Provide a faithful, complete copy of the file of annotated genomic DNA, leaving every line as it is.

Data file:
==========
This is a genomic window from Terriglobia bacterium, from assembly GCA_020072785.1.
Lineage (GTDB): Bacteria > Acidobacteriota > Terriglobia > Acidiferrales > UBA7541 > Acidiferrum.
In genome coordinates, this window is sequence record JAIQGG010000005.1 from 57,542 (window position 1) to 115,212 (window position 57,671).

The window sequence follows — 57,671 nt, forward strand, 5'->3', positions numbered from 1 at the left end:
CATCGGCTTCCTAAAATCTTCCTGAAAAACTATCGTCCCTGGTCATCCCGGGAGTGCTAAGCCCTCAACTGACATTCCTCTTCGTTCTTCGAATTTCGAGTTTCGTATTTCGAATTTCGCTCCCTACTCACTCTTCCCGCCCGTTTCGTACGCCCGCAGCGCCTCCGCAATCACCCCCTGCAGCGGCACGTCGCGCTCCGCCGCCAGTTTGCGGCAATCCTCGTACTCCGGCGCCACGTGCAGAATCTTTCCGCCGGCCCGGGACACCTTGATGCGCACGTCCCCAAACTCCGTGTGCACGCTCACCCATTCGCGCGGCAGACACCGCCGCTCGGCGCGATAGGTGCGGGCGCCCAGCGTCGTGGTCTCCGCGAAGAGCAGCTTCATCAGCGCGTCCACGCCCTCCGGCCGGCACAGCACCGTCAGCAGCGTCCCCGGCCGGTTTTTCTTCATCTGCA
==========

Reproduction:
This is a genomic window from Terriglobia bacterium, from assembly GCA_020072785.1.
Lineage (GTDB): Bacteria > Acidobacteriota > Terriglobia > Acidiferrales > UBA7541 > Acidiferrum.
In genome coordinates, this window is sequence record JAIQGG010000005.1 from 57,542 (window position 1) to 115,212 (window position 57,671).

The window sequence follows — 57,671 nt, forward strand, 5'->3', positions numbered from 1 at the left end:
CATCGGCTTCCTAAAATCTTCCTGAAAAACTATCGTCCCTGGTCATCCCGGGAGTGCTAAGCCCTCAACTGACATTCCTCTTCGTTCTTCGAATTTCGAGTTTCGTATTTCGAATTTCGCTCCCTACTCACTCTTCCCGCCCGTTTCGTACGCCCGCAGCGCCTCCGCAATCACCCCCTGCAGCGGCACGTCGCGCTCCGCCGCCAGTTTGCGGCAATCCTCGTACTCCGGCGCCACGTGCAGAATCTTTCCGCCGGCCCGGGACACCTTGATGCGCACGTCCCCAAACTCCGTGTGCACGCTCACCCATTCGCGCGGCAGACACCGCCGCTCGGCGCGATAGGTGCGGGCGCCCAGCGTCGTGGTCTCCGCGAAGAGCAGCTTCATCAGCGCGTCCACGCCCTCCGGCCGGCACAGCACCGTCAGCAGCGTCCCCGGCCGGTTTTTCTTCATCTGCA